But he was completely thrown by the suggestion that the bank's new president may have links to Germany's military.
"I would say that if he is a competent person who works in the field of ship-building, this is not a reason not to take him," Lombardi said. "As we know, he also organizes pilgrimages to Lourdes, he is a member of the Order of Malta, he takes care of the sick, so certainly he is a person with a notable human and Christian sensibility."
It appeared that the IOR's board simply didn't know about the old frigate contract and that von Fryberg didn't think to mention it, given that the company's primary work is in civilian shipbuilding.
The Vatican bank's finances have long been shrouded in secrecy and scandal. Most famously, the bank was implicated in a scandal over the collapse of the Banco Ambrosiano in the 1980s in one of Italy's largest fraud cases. Roberto Calvi, the head of Banco Ambrosiano, was found hanging from Blackfriars Bridge in London in 1982 in circumstances that remain mysterious.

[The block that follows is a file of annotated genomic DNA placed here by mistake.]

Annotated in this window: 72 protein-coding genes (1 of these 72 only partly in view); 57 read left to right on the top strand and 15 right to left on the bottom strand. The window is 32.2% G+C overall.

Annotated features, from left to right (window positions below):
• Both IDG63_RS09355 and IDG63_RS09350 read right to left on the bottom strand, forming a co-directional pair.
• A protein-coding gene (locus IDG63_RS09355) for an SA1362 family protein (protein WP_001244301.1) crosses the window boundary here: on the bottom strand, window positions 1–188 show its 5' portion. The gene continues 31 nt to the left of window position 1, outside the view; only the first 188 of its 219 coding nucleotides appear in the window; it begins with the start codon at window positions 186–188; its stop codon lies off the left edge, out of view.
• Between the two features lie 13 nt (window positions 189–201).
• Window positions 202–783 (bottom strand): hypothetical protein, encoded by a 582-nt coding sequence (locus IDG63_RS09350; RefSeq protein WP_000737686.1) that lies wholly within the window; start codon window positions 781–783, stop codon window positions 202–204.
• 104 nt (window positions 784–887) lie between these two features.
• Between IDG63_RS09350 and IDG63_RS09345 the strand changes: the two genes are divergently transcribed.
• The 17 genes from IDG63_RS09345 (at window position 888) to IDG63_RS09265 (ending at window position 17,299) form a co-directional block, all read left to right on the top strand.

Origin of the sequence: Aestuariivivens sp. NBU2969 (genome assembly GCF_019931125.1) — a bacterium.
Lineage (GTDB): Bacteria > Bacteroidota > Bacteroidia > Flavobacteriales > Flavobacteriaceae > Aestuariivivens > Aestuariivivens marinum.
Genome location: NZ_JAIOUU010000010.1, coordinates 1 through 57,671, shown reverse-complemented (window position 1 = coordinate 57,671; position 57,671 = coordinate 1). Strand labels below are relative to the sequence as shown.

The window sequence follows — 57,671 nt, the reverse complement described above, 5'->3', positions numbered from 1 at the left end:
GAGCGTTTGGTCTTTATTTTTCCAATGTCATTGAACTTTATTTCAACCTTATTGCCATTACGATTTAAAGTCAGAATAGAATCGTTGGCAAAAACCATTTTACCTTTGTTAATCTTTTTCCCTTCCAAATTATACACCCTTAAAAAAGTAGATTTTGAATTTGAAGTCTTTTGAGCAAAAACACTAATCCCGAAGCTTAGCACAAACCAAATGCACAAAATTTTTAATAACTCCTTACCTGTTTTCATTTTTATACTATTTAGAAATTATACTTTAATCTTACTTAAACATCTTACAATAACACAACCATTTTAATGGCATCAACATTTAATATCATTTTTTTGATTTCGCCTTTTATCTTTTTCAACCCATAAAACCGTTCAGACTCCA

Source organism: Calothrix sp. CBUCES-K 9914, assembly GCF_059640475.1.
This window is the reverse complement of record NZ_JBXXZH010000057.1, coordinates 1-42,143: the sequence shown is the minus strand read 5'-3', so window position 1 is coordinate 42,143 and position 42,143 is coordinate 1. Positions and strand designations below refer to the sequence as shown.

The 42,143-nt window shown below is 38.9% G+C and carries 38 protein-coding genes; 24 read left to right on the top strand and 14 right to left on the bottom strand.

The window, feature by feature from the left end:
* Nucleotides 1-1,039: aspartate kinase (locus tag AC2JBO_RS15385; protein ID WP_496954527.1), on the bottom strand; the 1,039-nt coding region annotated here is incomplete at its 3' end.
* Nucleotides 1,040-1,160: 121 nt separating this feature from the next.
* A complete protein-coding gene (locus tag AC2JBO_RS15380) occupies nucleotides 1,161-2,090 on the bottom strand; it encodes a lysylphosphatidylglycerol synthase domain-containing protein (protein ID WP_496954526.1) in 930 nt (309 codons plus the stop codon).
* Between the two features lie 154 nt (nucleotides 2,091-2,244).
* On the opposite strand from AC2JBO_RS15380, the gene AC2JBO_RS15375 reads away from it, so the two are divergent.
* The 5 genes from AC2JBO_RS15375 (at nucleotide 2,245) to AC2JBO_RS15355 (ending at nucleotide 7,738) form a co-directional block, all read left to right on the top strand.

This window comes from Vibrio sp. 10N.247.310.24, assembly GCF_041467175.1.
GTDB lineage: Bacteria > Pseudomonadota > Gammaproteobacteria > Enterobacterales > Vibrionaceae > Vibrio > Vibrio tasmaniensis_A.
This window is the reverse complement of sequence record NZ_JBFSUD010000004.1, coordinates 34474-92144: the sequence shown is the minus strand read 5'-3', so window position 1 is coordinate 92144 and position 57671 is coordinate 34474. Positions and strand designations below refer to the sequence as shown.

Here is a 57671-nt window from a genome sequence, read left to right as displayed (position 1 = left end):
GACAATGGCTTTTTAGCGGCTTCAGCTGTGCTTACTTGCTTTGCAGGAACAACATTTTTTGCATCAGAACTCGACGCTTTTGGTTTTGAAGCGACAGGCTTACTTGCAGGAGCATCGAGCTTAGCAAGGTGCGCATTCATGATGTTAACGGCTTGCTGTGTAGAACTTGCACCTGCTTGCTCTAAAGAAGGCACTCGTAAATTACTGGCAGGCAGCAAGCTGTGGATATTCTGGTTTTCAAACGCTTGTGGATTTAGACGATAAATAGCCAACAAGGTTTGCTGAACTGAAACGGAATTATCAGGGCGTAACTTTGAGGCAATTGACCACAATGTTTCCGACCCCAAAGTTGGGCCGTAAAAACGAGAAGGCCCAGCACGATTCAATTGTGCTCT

Banco Ambrosiano collapsed following the disappearance of $1.3 billion in loans the bank had made to several dummy companies in Latin America. The Vatican had provided letters of credit for the loans.
While denying any wrongdoing, the Vatican bank agreed to pay $250 million to Ambrosiano's creditors.
David Rising and Juergen Baetz contributed from Berlin.
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